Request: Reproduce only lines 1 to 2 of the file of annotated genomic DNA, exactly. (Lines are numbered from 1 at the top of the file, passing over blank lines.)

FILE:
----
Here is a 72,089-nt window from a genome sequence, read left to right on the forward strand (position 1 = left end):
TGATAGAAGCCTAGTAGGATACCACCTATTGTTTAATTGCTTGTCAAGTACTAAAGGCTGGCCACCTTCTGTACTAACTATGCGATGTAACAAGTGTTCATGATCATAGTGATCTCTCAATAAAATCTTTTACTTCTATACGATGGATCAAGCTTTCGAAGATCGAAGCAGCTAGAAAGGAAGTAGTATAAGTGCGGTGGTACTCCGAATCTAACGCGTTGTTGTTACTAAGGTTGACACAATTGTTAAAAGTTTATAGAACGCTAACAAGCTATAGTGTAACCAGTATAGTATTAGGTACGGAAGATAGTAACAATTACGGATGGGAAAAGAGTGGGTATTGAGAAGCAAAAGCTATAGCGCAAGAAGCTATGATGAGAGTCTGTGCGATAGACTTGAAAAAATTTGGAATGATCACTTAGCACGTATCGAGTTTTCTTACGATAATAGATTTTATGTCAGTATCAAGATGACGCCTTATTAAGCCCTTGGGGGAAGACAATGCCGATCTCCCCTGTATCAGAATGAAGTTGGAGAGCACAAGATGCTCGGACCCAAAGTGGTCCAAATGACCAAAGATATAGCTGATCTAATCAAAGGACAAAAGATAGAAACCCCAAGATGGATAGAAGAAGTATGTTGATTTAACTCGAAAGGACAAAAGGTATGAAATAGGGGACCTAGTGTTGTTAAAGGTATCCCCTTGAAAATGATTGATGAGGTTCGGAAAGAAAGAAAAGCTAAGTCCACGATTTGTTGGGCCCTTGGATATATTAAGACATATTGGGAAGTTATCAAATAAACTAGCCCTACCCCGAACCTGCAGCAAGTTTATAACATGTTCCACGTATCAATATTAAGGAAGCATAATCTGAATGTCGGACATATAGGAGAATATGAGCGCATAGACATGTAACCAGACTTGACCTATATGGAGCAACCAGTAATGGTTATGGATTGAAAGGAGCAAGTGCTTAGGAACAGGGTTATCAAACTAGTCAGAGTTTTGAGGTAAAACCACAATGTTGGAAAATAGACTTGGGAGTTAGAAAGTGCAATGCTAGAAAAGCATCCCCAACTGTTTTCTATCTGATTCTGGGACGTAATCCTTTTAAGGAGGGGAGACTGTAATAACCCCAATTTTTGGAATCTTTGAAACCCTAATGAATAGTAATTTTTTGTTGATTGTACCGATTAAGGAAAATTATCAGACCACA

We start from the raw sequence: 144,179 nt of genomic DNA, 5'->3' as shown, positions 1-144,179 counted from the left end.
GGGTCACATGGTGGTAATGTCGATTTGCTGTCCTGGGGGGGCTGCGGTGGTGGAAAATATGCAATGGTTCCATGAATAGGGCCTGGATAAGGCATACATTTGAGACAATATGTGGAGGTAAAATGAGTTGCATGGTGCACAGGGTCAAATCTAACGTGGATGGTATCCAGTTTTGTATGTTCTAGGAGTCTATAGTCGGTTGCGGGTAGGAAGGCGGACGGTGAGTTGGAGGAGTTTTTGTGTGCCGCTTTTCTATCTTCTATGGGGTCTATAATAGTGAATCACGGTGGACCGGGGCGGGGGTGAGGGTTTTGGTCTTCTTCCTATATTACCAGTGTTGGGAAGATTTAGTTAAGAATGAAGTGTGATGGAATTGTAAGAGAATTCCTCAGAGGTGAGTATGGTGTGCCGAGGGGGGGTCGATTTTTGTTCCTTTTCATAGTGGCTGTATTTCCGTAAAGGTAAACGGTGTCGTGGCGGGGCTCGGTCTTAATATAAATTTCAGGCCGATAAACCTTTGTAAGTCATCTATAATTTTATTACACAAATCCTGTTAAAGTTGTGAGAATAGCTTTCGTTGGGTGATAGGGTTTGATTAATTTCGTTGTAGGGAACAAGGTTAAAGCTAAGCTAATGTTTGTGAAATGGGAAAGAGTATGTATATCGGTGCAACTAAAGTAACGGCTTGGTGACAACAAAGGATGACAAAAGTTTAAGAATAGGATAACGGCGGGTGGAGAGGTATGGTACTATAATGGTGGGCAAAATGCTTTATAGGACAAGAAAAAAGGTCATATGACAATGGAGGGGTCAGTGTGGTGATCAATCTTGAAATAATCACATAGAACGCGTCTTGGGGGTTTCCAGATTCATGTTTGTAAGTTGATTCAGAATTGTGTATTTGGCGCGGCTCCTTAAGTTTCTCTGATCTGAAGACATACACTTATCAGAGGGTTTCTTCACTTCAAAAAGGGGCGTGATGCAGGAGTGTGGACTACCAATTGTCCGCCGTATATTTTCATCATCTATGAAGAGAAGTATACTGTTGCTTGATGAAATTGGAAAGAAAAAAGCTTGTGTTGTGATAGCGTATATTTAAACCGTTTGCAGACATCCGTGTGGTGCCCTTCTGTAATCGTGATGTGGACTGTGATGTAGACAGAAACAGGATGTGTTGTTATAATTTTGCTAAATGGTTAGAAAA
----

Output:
Here is a 72,089-nt window from a genome sequence, read left to right on the forward strand (position 1 = left end):
TGATAGAAGCCTAGTAGGATACCACCTATTGTTTAATTGCTTGTCAAGTACTAAAGGCTGGCCACCTTCTGTACTAACTATGCGATGTAACAAGTGTTCATGATCATAGTGATCTCTCAATAAAATCTTTTACTTCTATACGATGGATCAAGCTTTCGAAGATCGAAGCAGCTAGAAAGGAAGTAGTATAAGTGCGGTGGTACTCCGAATCTAACGCGTTGTTGTTACTAAGGTTGACACAATTGTTAAAAGTTTATAGAACGCTAACAAGCTATAGTGTAACCAGTATAGTATTAGGTACGGAAGATAGTAACAATTACGGATGGGAAAAGAGTGGGTATTGAGAAGCAAAAGCTATAGCGCAAGAAGCTATGATGAGAGTCTGTGCGATAGACTTGAAAAAATTTGGAATGATCACTTAGCACGTATCGAGTTTTCTTACGATAATAGATTTTATGTCAGTATCAAGATGACGCCTTATTAAGCCCTTGGGGGAAGACAATGCCGATCTCCCCTGTATCAGAATGAAGTTGGAGAGCACAAGATGCTCGGACCCAAAGTGGTCCAAATGACCAAAGATATAGCTGATCTAATCAAAGGACAAAAGATAGAAACCCCAAGATGGATAGAAGAAGTATGTTGATTTAACTCGAAAGGACAAAAGGTATGAAATAGGGGACCTAGTGTTGTTAAAGGTATCCCCTTGAAAATGATTGATGAGGTTCGGAAAGAAAGAAAAGCTAAGTCCACGATTTGTTGGGCCCTTGGATATATTAAGACATATTGGGAAGTTATCAAATAAACTAGCCCTACCCCGAACCTGCAGCAAGTTTATAACATGTTCCACGTATCAATATTAAGGAAGCATAATCTGAATGTCGGACATATAGGAGAATATGAGCGCATAGACATGTAACCAGACTTGACCTATATGGAGCAACCAGTAATGGTTATGGATTGAAAGGAGCAAGTGCTTAGGAACAGGGTTATCAAACTAGTCAGAGTTTTGAGGTAAAACCACAATGTTGGAAAATAGACTTGGGAGTTAGAAAGTGCAATGCTAGAAAAGCATCCCCAACTGTTTTCTATCTGATTCTGGGACGTAATCCTTTTAAGGAGGGGAGACTGTAATAACCCCAATTTTTGGAATCTTTGAAACCCTAATGAATAGTAATTTTTTGTTGATTGTACCGATTAAGGAAAATTATCAGACCACA